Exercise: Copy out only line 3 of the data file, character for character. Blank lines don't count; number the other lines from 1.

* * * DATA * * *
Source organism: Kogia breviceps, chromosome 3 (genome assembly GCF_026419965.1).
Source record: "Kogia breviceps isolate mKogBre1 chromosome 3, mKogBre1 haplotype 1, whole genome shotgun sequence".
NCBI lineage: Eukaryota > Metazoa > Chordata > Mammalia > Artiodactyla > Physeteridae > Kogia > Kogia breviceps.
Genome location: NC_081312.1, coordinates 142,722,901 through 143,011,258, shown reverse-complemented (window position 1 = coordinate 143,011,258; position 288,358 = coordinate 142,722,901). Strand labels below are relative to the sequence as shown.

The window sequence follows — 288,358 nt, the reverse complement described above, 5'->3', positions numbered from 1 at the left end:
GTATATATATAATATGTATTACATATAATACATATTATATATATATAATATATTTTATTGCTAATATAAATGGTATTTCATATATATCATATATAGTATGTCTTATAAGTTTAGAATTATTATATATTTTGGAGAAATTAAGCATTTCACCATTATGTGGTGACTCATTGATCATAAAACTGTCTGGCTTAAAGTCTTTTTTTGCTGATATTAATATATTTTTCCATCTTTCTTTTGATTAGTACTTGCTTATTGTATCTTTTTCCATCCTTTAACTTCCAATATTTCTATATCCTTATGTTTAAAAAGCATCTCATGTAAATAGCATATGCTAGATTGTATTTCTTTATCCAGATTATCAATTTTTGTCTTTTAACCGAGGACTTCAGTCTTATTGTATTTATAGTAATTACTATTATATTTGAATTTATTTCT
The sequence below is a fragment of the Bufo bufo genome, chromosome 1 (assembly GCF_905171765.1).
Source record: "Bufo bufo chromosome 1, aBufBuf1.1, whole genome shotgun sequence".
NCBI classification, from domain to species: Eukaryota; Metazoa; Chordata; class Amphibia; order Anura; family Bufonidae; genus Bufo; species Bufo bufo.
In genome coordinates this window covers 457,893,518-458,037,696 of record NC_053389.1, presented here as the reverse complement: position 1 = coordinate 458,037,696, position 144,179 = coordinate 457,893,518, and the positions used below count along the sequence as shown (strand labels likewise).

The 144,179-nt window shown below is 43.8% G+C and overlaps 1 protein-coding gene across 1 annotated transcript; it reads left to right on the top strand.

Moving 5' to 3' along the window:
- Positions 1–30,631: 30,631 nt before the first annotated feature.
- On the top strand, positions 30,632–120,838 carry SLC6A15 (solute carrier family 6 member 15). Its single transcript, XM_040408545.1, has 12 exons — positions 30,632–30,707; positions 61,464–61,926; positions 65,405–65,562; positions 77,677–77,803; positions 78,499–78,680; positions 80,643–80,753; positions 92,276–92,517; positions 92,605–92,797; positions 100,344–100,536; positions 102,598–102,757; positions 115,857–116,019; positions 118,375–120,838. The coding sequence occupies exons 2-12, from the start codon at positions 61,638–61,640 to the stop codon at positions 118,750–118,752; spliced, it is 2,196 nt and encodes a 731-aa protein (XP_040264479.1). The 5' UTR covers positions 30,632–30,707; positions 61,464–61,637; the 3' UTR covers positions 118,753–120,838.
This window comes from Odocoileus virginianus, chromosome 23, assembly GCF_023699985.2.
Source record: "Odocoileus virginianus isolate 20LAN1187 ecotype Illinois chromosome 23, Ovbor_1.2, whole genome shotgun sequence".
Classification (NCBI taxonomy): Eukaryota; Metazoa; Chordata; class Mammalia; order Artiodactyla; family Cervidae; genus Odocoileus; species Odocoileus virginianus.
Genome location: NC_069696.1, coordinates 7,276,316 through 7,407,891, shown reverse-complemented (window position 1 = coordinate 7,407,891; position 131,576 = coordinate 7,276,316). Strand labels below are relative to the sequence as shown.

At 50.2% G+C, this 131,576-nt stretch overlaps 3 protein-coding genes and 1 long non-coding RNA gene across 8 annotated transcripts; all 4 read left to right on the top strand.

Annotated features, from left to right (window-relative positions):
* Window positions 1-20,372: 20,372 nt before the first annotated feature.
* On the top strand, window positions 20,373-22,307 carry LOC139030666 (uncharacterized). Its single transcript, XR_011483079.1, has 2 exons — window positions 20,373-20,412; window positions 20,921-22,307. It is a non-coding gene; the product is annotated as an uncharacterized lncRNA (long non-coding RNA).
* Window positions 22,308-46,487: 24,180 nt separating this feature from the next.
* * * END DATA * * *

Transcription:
NCBI lineage: Eukaryota > Metazoa > Chordata > Mammalia > Artiodactyla > Physeteridae > Kogia > Kogia breviceps.